Yuru YuriAkari KageyamaYui WatanabeAina Suzuki
Yuru Yuri San Hai!
Episode 1 also reviewed here: Anime 1st episodes 2015: X-Z
Medium: TV, series
Year: 2015
Director: Hiroyuki Hata
Original creator: Namori
Writer: Hiroyuki Hata, Makoto Fukami
Actor: Aina Suzuki, Akari Kageyama, Aki Toyosaki, Aoi Yuki, Aya Uchida, Ayana Taketatsu, Ayano Ishikawa, Chiaki Shimogama, Chinami Hashimoto, Chiwa Saito, Emiri Kato, Hikaru Midorikawa, Kaoru Komatsu, Maaya Uchida, Mami Taguchi, Marie Hatanaka, Mei Kasuga, Minami Tsuda, Momo Kuraguchi, Rikako Yamaguchi, Rina Hidaka, Rumi Ookubo, Ryoko Shiraishi, Saki Fujita, Saki Minami, Saori Goto, Satomi Arai, Satomi Satou, Shiori Mikami, Suzuko Mimori, Tomoka Sotokawa, Yui Horie, Yui Watanabe, Yuka Otsubo, Yuki Kuwahara, Yukine Yaehata, Yumiri Hanamori, Yuri Noguchi
Keywords: Yuru Yuri, anime
Country: Japan
Language: Japanese
Format: Season Three: 12 episodes
Url: http://www.animenewsnetwork.com/encyclopedia/anime.php?id=16843
Website category: Anime 2015
Review date: 27 March 2017
I've been a little dismissive of Yuru Yuri in other reviews, but I'm starting to wonder if maybe I wasn't giving it enough credit. I've just watched 40 episodes of this show (counting the Nachuyachumi! as double) and I enjoyed it all. I didn't start getting restless. I didn't find myself reaching for other shows instead. I'm even capable of binge-watching it, which for me is impossible for a show I'm ploughing through rather than enjoying. If there were a fourth season, I'd happily watch that too. Clearly it's doing something right.
The premise is the same as ever. Schoolgirls hang out together and have fun, sometimes while having lesbian crushes on each other. (There are no boys. There will never be any boys. This universe doesn't seem to contain boys.) In one sense, all the episodes are the same. That said, though, the cast are lively enough that the show can support forty episodes of their antics without noticeable strain and it's rather nice watching them being silly together. I've been thinking about this. Personally I think the difference between this and, say, Is the Order a Rabbit?, is that these characters actually have motivation and drive. They propel their scenes, even the silly, aimless ones. (The lesbian crushes contribute to this significantly.) The show always feels as if it has a pulse and a heartbeat, whereas Is the Order a Rabbit? is entirely static and doesn't actually have a point to its Cute Girls Doing Cute Things.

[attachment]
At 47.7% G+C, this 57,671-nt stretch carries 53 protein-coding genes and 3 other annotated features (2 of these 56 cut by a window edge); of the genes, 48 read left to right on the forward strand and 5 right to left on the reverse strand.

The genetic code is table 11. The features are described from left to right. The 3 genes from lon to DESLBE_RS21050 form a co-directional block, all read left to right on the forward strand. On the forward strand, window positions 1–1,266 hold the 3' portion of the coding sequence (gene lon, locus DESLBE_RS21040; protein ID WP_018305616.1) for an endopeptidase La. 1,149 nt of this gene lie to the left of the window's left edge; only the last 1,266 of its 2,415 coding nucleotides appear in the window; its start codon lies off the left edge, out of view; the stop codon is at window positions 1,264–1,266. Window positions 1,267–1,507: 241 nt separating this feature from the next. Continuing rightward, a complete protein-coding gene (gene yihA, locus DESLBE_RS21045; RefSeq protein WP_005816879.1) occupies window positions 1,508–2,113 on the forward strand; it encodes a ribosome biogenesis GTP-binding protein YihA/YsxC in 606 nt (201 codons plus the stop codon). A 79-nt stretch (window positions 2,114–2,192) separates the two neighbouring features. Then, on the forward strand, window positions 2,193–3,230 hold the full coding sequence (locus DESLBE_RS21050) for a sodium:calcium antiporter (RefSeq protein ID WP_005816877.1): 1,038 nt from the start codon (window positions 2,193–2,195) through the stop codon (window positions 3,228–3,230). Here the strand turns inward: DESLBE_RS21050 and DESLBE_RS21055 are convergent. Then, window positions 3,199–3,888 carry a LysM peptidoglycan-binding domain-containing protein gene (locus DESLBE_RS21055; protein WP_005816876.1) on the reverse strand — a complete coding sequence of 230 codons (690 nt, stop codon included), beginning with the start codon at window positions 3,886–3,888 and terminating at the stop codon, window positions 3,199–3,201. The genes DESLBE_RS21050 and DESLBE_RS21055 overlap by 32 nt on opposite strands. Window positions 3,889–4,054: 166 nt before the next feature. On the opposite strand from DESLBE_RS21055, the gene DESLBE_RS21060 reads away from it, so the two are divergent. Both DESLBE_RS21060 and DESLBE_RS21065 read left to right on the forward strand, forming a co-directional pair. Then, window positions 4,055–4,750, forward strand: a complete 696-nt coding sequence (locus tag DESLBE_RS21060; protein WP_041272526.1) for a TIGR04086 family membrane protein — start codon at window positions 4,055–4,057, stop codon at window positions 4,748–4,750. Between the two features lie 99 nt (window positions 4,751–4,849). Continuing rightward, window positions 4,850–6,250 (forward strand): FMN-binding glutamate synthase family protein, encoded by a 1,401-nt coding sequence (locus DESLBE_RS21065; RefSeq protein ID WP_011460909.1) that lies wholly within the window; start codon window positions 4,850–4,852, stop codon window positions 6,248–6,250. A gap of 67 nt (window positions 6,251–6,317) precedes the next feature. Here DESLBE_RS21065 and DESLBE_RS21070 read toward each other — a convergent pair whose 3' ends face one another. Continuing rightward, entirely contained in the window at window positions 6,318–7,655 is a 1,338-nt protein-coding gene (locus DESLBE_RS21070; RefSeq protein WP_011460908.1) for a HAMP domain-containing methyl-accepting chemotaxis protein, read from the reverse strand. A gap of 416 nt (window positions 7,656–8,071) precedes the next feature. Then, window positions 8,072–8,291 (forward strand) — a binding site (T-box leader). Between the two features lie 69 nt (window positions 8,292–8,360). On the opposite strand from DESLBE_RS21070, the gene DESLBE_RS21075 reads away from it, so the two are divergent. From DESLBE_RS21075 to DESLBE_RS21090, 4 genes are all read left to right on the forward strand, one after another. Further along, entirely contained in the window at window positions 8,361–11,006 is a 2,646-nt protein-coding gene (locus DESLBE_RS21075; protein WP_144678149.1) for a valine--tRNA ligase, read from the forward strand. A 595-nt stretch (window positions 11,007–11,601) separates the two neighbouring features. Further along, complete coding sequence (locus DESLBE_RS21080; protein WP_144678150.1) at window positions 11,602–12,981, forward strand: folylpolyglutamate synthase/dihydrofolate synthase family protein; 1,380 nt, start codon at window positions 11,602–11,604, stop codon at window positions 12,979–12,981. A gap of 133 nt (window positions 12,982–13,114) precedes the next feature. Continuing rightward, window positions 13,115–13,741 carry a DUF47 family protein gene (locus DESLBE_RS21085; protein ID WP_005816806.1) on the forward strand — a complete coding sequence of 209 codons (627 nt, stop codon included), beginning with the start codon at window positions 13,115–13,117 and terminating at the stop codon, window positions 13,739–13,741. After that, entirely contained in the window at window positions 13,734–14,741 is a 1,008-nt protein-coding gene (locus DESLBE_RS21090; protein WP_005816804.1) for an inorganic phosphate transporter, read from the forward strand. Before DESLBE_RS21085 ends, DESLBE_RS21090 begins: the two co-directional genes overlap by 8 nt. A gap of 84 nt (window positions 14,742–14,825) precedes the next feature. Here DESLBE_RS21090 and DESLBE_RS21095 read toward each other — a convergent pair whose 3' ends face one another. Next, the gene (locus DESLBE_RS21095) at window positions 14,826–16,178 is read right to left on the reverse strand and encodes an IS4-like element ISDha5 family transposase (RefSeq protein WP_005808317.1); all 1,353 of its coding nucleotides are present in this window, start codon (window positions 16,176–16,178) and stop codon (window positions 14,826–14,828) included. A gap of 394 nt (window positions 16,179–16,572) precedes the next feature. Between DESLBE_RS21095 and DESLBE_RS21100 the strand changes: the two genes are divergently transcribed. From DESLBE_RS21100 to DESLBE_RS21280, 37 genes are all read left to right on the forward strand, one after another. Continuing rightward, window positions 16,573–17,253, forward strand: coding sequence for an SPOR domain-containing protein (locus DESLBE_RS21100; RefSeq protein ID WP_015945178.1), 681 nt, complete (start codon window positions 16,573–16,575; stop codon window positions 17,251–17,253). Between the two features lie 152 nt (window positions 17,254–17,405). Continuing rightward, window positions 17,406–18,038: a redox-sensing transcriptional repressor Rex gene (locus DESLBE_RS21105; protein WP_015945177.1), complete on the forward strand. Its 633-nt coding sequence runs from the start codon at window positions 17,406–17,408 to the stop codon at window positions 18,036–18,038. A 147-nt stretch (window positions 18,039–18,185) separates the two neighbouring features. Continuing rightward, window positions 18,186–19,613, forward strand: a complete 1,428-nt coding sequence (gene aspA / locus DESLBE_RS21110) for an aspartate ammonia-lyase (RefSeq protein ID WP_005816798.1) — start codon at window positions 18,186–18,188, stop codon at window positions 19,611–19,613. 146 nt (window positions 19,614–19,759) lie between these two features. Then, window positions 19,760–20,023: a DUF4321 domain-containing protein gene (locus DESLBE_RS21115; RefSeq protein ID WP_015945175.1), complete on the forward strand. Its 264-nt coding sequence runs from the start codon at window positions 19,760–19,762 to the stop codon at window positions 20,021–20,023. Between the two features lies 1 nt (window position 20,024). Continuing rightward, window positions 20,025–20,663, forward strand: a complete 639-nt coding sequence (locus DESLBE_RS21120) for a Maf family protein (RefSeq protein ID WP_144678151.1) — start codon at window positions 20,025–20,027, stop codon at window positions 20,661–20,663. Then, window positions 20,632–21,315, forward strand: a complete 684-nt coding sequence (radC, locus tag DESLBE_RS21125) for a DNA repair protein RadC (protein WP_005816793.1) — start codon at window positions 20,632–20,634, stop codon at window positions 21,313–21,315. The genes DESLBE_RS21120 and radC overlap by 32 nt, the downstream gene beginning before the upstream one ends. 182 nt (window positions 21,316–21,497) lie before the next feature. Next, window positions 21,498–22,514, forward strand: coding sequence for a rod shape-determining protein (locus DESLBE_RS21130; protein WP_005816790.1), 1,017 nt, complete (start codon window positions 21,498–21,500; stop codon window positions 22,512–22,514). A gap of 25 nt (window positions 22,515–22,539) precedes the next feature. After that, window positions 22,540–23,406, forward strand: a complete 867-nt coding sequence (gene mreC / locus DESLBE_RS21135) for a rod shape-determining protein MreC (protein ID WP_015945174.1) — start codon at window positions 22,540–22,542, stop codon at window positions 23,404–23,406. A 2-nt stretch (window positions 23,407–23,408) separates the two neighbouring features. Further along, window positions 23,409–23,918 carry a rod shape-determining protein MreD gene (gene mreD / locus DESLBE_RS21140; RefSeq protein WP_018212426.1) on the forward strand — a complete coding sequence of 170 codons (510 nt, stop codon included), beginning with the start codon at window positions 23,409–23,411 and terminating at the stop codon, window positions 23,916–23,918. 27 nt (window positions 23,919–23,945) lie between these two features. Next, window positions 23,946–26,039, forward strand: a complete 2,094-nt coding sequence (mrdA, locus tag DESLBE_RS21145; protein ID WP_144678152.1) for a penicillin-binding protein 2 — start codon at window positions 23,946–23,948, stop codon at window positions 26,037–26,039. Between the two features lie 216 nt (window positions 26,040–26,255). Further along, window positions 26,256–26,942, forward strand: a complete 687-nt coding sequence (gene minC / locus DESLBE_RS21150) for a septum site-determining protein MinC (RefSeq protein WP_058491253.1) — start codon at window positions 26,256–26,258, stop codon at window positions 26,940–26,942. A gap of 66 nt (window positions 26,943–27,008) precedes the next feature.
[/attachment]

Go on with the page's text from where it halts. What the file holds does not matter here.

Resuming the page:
Kyoko is mental, hyperactive and the show's engine. Sakurako is similar, but lazier and actively stupid. (Theoretically Kyoko's an academic genius, which made me annoyed when ep.5 seemed to forget that, but then later episodes make her unexpectedly brilliant elsewhere. She's extraordinarily good at carving things, although admittedly her main use for this is to adorn apples. It's also possible that she's an incredibly fast reader, although there are other obvious interpretations available of that scene in ep.6.) Meanwhile Chinatsu is very nice and only occasionally scary. Ayano is also terribly nice, although she really needs to get over her tsundere denial reactions about Kyoko.
The pairings are of some interest. The crushes are still there, but their chances of happening are looking ever more distant. Relationships like Kyoko-Yui, Ayano-Chitose and of course Sakurako-Himawari look far more permanent, in many ways resembling marriages more than friendships. Kyoko practically lives at Yui's house and will invite herself to dinner and sleep alongside her. (And also make Yui do Kyoko's homework.) Ayano-Chitose is particularly interesting from this point of view, since Chitose is so supportive of Ayano's crush on Kyoko that imagining the two of them has become her source of dirty fantasies, yet Ayano and Chitose are all but inseparable and they'd make a lovely couple.
I also still like everyone's sisters. It adds something for our heroines to have family, be they younger (e.g. the cute business around sending Mari and Kaede out on errands in ep.9) or older (Akari's sweet and terrifying sister, Akane). Akane couldn't be more friendly, good-natured or harmless, but her not-so-hidden incestuous fixation... yow. See ep.2.
That said, though, there's more to this show than possible romantic pairings. An episode might throw together any combination of characters, to show us reactions we'd never seen before or throw more light on their friendships. Everyone's nice and they almost all like each other. Even Himawari and her intellectually challenged ball-and-chain, aka. Sakurako, seem to have settled down somewhat and have together become almost domesticated, albeit still bickering.
It's also worth noting that the show's capable of telling a more dramatically meaningful story where characters are acting on their motivations and trying to change themselves. Ep.9 achieves that, I think, with Chizuru's attempts to become a friendlier person.
The show's won me over. I don't think I gave it enough credit when I wrote about it before. It's still basically laid-back schoolgirl antics that aren't going anywhere, but its cast are capable of doing things you hadn't expected even after forty episodes with them (especially Kyoko) and it's capable of doing gags like Sakurako being so annoying that she inspires Himawari to impossible athletic feats in order to kick her in the face. It has the stylistic experimentation at the start of ep.8 (silent movie, home made anime and a Sakurako's point-of-view shot). If they make another season, I'll definitely watch it.